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Art History Terms: Tenebrism

Welcome back to the Accessible Art History blog! This week, I’m adding another definition to our “art history dictionary”! Today’s concept is a bit of a continuation of the post on chiaroscuro, or the use of light and dark in a painting. Known as tenebrism, this contrast is taken to the extreme! So, to learn more, keep on reading!


Definition and History

According to the National Gallery (UK), the word tenebrism comes from the Italian word tenebroso. It means darkened or obscured and is certainly the perfect description for this technique! Essentially, artists would only highlight the most important aspects of the painting (facial features, hand gestures, etc) and the rest of the scene would be almost entirely in the dark. Some art historians have even described it as a “violent contrast” between light and dark.

The famous Baroque artist Michelangelo Mersi da Caravaggio is generally credited with the invention of the tenebrism technique. However, there were some artists that started to use the technique before him including El Greco and Tintoretto. But, one can argue that Caravaggio brought it to light (pun intended) and made it popular.


Example: The Calling of St. Matthew by Caravaggio

Now that we have that definition down, let’s look at an example. This painting is often cited as one of the most perfect examples of tenebrism in art history. It is titled The Calling of St. Matthew and was painted by Caravaggio between 1599–1600.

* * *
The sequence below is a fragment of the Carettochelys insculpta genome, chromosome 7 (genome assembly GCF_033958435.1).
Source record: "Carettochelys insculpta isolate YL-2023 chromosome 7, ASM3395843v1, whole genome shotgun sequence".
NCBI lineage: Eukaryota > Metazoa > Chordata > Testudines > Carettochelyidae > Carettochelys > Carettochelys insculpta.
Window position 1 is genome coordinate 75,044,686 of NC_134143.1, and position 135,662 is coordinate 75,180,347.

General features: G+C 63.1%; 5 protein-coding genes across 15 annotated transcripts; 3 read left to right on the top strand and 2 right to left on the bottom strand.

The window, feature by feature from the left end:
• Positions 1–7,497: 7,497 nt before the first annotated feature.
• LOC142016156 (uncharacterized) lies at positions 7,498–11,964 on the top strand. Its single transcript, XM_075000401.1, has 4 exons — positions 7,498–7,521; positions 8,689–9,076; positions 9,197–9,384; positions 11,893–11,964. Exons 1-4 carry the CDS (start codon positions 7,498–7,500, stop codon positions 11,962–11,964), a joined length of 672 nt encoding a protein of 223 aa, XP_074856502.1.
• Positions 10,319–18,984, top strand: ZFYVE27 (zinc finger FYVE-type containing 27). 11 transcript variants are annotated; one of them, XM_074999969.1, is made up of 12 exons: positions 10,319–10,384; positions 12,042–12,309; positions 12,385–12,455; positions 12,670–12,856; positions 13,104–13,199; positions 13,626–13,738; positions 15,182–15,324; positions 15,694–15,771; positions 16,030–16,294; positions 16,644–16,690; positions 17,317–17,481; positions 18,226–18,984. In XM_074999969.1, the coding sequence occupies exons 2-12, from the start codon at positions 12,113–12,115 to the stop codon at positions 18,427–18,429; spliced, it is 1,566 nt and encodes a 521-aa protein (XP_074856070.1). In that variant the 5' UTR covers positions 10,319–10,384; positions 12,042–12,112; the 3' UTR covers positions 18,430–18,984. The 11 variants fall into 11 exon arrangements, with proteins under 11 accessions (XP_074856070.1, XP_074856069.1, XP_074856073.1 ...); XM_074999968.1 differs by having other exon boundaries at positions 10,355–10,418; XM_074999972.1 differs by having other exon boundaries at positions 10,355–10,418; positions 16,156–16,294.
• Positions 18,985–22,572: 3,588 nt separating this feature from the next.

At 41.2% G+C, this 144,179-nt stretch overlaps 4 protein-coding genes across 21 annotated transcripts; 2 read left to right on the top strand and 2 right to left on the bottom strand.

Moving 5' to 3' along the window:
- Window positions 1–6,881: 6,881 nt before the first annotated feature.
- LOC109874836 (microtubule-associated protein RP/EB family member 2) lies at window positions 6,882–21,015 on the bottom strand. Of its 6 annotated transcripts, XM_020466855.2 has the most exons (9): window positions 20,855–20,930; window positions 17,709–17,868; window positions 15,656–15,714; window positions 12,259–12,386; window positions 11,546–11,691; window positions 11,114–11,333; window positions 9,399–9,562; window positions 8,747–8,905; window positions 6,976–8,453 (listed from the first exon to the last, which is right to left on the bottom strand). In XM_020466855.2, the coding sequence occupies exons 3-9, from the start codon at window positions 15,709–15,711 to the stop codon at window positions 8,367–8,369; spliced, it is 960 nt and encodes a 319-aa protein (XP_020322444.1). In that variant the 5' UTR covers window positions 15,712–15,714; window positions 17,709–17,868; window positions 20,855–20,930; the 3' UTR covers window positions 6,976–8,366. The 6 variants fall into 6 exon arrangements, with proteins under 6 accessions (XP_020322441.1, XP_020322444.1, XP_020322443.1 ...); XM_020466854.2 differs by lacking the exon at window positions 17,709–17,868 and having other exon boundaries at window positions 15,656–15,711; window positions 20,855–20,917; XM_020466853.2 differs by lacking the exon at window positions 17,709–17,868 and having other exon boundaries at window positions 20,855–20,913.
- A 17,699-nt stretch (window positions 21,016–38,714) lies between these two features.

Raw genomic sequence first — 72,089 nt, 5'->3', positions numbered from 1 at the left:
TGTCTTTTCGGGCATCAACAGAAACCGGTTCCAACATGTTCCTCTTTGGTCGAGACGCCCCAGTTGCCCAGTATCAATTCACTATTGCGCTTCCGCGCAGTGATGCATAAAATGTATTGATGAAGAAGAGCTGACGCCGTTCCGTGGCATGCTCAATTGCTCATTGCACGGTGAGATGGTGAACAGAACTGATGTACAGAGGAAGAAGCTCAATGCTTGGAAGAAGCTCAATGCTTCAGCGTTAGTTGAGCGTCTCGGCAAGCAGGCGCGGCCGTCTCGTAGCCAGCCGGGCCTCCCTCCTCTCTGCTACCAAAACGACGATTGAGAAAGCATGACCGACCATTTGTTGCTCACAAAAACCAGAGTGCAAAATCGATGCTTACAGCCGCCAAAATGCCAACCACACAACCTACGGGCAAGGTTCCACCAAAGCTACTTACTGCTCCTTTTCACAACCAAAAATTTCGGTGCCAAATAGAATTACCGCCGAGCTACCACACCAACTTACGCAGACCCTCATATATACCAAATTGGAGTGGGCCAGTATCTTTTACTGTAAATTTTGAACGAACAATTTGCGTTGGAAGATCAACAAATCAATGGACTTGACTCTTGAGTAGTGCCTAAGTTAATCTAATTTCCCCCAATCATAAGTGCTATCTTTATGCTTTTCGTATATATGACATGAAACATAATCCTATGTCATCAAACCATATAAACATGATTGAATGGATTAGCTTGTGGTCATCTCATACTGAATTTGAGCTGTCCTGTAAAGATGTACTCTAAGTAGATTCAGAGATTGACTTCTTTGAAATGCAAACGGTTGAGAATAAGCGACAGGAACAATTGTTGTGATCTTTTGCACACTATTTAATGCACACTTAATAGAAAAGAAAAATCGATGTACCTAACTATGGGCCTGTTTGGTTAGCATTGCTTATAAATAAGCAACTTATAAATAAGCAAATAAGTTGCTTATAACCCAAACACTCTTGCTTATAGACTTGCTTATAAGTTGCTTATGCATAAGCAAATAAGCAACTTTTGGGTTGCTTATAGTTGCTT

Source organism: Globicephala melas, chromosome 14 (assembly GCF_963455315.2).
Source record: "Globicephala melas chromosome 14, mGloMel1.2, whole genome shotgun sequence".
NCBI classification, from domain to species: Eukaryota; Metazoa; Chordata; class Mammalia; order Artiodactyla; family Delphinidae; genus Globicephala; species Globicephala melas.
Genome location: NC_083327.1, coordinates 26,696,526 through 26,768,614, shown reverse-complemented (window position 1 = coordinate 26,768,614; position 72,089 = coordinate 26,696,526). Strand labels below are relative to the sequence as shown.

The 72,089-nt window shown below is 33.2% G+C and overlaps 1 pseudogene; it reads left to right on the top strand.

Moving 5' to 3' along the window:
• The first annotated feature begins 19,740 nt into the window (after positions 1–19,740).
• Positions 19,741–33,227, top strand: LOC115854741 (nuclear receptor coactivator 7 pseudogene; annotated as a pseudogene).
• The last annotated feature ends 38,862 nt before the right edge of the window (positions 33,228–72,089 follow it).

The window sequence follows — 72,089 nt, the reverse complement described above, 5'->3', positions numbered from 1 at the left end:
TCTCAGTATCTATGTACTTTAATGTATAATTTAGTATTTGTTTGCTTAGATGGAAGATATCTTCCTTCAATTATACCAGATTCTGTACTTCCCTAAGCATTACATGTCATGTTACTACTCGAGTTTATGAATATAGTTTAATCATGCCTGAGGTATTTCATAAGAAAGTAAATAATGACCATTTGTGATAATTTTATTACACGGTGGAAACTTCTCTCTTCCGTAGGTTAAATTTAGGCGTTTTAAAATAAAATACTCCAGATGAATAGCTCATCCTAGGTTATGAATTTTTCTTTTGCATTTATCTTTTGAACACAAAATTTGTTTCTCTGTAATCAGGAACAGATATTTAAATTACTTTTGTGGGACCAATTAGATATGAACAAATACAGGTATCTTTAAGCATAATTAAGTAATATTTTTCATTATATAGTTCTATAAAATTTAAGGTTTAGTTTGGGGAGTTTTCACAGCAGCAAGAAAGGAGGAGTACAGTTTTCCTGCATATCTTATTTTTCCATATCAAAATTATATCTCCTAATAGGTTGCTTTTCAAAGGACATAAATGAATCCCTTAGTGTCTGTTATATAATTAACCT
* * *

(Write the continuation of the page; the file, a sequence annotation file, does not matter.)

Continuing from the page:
The main light in the painting doesn’t have a visible source, though it streaks through the room from the top right corner. Some theorize that it is meant to be from an open door. The light moves towards the bottom left corner, highlighting a man, who points at himself. This is St. Matthew. If you look closely at the right hand side of the work, there is another man pointing at our main character. The obscured man is meant to be Christ, pointing out that he wants the tax collector Matthew to become one of his disciplines.

It was an unusual choice on the part of Caravaggio to place Christ in almost complete darkness. After all, he was often the center of religious art during the Baroque period! Well, there is a simple explanation for that! This work is a set of three that were commissioned by the French cardinal Matthieu Cointerel. He wanted to show the life of the saint that he was named after and gave Caravaggio his first major commission. By literally highlighting St. Matthew, the artist, was doing exactly what his patron wanted.

If you would like to learn more about this work, I have an entire video dedicated to it! Click here to watch!


Tenebrism represents some of the most dramatic works of art in western history. The intense contrast between dark and light forces the viewer to focus and discover the details that might remain hidden otherwise!



Gardner’s Art through the Ages, 12th edition by Fred S Kleiner

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